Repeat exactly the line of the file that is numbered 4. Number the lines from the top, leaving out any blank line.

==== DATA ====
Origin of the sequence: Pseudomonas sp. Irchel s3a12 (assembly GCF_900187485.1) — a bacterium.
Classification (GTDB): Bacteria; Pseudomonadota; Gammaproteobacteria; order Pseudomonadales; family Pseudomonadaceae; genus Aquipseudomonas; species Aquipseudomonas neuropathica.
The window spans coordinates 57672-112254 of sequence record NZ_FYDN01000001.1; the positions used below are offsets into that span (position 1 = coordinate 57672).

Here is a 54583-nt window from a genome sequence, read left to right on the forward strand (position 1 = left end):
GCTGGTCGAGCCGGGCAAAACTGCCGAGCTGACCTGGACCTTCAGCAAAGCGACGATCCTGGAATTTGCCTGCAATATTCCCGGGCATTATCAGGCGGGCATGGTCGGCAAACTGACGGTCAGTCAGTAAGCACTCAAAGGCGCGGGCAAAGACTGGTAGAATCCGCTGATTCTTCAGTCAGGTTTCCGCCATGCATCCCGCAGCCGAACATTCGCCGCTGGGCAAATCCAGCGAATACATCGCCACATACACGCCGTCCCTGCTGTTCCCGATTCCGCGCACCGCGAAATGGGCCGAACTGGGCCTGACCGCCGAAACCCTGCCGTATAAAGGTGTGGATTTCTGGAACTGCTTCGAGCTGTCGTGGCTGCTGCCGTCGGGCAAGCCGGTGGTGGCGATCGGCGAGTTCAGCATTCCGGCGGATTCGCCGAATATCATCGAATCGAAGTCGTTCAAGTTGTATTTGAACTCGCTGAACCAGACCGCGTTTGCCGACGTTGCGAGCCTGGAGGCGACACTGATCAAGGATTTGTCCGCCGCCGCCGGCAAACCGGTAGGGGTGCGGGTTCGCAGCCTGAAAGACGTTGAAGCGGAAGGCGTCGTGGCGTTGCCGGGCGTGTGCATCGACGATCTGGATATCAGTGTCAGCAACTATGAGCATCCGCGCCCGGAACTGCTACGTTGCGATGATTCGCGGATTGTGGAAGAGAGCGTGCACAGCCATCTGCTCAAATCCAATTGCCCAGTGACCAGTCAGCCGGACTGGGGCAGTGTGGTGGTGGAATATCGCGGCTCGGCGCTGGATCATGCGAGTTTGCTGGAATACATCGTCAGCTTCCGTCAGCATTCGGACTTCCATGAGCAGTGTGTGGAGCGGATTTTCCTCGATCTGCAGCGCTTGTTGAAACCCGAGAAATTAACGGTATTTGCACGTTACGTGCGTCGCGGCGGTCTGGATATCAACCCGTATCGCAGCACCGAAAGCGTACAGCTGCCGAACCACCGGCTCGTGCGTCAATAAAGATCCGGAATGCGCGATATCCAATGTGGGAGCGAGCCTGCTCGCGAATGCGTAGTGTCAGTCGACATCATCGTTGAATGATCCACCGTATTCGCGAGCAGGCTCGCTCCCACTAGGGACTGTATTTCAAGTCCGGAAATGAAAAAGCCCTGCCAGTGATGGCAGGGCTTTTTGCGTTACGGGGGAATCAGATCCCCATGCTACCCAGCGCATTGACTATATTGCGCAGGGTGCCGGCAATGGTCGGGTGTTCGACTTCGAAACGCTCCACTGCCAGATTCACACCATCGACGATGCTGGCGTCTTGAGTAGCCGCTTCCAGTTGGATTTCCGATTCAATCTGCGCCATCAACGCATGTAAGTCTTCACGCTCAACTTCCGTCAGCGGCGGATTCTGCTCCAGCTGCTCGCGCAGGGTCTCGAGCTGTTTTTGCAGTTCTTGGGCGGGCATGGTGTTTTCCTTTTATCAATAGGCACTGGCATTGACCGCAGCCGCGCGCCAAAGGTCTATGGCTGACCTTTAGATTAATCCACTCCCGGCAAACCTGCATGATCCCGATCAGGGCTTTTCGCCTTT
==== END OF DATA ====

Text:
Here is a 54583-nt window from a genome sequence, read left to right on the forward strand (position 1 = left end):